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Wednesday, December 3, 2008


I enjoyed black music a lot more back in the 60s and 70s, in the era of soul, rhythm and blues, Motown--all that cool stuff that sounded so great coming out of my cheap speakers. And I miss funk. I never really bought that many funk albums but it was nice having it around. That's why I'm glad Shout! Factory has released PARLIAMENT FUNKADELIC: THE MOTHERSHIP CONNECTION LIVE 1976, because it's a reminder of just how much giddy fun this kind of stuff was.

Recorded at the Summit in Houston, Texas on Halloween night, this concert lasts about eighty minutes and consists of fourteen songs, all driven by that throbbing beat like one solid, ever-changing slab of funk. "Cosmic Slop" starts things off with some exquisite acid-rock lead guitar by Michael Hampton and is my favorite part of the concert because of it. This guy is really good. So is diaper-wearing rhythm guitar player Garry Shider, whose silky vocals are nicely reminiscent of Curtis Mayfield.

"Do That Stuff" and "Gamin' On Ya!" introduce the wild man himself, George Clinton, in the first of a series of freaky costumes and characters. We also meet his beautiful back-up singers Jeannette Washington and Debbie Wright, who add much to the show's already stunning visual appeal, and a solid horn section with Maceo Parker on sax and Rick Gardner on trumpet. Clarence "Fuzzy" Haskins takes James Brown-style lead vocals while wearing a bug-eyed mask on the rousing "Standing On the Verge of Gettin' It On", and Clinton keeps the groove going with "Undisco Kidd."

After the acapella interlude of "Children of Productions", singer-guitarist Glenn Goins takes over on "Mothership Connection (Star Child)" and "Swing Down Sweet Chariot." My favorite singer of the bunch, his soulful vocals manage to bring down the Mothership itself, a light-flashing, smoke-spewing spaceship that's as elaborate as the tour's budget would allow. Out steps Clinton as super-pimp "Dr. Funkenstein" and the show kicks into high gear with "Comin' Round the Mountain", "P-Funk (Wants to Get Funked Up)", and "Give Up The Funk (Tear the Roof Off the Sucker)." The finale, "Night of the Thumpasorus Peoples", brings opening acts Bootsy Collins' Rubber Band and Sly and the Family Stone (minus Sly, who was who-knows-where at the time) back onstage for the grand send-off of the Mothership. "Funkin' For Fun" serves as an encore.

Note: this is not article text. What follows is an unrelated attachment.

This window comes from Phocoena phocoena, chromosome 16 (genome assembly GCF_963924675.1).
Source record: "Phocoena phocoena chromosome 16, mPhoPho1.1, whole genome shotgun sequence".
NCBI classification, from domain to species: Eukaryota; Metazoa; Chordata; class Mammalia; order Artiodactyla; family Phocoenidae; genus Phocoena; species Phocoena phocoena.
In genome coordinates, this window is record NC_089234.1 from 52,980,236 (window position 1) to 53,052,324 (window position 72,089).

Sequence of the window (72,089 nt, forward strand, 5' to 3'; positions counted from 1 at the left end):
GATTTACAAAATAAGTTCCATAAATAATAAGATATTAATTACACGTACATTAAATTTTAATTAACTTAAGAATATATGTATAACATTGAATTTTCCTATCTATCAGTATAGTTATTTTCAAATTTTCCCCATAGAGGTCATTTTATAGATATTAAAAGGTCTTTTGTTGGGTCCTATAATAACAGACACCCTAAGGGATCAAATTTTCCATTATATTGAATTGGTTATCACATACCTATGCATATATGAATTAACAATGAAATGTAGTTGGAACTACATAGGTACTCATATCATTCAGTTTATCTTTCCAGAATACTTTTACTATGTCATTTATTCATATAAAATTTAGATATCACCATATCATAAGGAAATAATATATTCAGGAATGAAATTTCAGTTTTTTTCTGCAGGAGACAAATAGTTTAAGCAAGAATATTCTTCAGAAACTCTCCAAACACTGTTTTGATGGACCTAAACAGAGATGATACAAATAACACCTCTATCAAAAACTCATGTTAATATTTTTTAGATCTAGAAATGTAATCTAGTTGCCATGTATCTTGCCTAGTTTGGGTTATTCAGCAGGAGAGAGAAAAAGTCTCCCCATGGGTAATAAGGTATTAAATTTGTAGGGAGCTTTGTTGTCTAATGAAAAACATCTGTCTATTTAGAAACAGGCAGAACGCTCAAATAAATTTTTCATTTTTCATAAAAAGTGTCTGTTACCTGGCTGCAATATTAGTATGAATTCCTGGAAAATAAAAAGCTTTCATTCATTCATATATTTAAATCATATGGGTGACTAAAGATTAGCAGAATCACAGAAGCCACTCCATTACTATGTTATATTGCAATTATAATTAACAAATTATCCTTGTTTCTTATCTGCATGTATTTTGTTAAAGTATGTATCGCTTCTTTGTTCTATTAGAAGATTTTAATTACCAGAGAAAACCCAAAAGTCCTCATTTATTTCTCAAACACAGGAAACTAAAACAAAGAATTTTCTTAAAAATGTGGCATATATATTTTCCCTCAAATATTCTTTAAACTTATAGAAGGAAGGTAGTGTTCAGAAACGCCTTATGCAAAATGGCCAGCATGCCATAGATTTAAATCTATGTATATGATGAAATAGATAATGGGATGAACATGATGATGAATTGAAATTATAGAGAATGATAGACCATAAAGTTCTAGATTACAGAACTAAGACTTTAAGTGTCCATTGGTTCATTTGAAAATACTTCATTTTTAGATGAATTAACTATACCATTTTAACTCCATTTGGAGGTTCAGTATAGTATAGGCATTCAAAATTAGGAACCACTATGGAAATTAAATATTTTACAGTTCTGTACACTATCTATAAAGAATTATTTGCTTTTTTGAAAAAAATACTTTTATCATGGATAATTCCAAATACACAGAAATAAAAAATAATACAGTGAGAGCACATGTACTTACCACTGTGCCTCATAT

This is music made for pure fun, combining soul, Hendrix-style acid rock, a little disco, and touches of James Brown and Curtis Mayfield all mixed together into one cosmic stew with George Clinton as its spaced-out ringmaster. The musicianship is first-rate but the mood is mostly playful, with party-time lyrics that sometimes predate Andrew "Dice" Clay--

"Little Miss Muffet sat on her tuffet
Snortin' some THC
Along came a spider, slid in beside her
Said, 'What's in the bag, bitch?'"

--which are beautifully counterpointed at times by the soul stylings of Goins and Shider and the straight-ahead funk of Haskins.

The only drawback to this DVD, which is presented in full-screen with 5.1 sound, is the source material. The lighting is too dark, the camera meanders around looking for action instead of anticipating it (we miss a lot), and the unseen audience can barely be heard, which detracts from what should be an exhilarating communal experience. Still, it's too late to go back and re-record the event so it's nice to have this record of it despite its flaws. At any rate, this DVD is well worth checking out for anyone in need of a dose of that P-Funk.


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